air rights

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Air Rights

The right to build on, occupy, and/or profit from the air above a piece of real estate. Supposedly, air rights have existed as long as the concept of private property, but it became important in the 20th century as air travel became more common. In the United States, air rights only extend to the amount of air that one may reasonably occupy. As with other aspects of real estate, air rights may be sold, leased, or otherwise acted upon either in conjunction with or separate from the property to which they are attached. See also: Mineral Rights.

air rights

Historically,property owners owned to the center of the earth and to the top of the heavens, which included the right to all the air above the property and the right to exclude trespassers from that air. Until the invention of aircraft, the matter typically arose only in disputes over the right to remove tree limbs extending over one's property. Today, aircraft constantly trespass into property owner's air space and violate their air rights.As an accommodation to modern technology, courts allow reasonable trespasses to air rights. Airports and governments frequently purchase air rights adjacent to an airport,called avigation easements,to provide glide paths for aircraft.(Because of the scarcity of prime real estate near city centers, many local governments are investigating and implementing plans to lease air rights above transit hubs to developers,for building hotels and other such projects.)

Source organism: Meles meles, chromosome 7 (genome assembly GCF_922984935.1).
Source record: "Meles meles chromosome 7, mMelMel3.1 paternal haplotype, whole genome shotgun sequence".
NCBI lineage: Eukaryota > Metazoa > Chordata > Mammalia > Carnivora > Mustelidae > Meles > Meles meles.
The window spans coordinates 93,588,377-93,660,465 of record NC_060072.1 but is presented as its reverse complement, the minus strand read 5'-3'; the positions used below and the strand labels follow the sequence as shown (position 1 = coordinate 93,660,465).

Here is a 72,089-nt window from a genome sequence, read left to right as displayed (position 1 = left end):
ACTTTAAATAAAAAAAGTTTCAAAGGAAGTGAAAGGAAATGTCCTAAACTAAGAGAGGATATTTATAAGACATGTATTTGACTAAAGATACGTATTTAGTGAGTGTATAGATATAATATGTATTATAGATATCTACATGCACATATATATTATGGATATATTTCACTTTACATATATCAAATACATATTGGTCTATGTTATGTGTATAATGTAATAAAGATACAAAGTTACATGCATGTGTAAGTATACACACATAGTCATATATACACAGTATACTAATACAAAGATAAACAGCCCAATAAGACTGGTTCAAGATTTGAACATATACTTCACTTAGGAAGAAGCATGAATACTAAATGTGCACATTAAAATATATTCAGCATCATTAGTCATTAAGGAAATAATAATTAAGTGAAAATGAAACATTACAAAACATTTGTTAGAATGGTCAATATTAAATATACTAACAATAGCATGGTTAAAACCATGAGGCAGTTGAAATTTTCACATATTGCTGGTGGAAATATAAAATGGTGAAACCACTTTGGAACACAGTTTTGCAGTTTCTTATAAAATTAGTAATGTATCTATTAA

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Brazil has 37 years of experience in the design and construction of high-rise buildings, hotels hospitals and air-rights projects with long-span transfer systems.
After several days of negotiations, Councilwoman Jan Perry, chief proponent of the measure, agreed to rewrite it and give the mayor the right to override council approval of air-rights transfers.
There were two air-rights closings: one with MoMA and one with Saint Thomas Episcopal Church.
Mayor Antonio Villaraigosa has vetoed the council's air-rights plan, but only on a technicality.
With under-market leases, a corner location, and significant air-rights, this 51 foot-wide property was highly attractive to retailers, investors, and developers," said Garvin in a statement.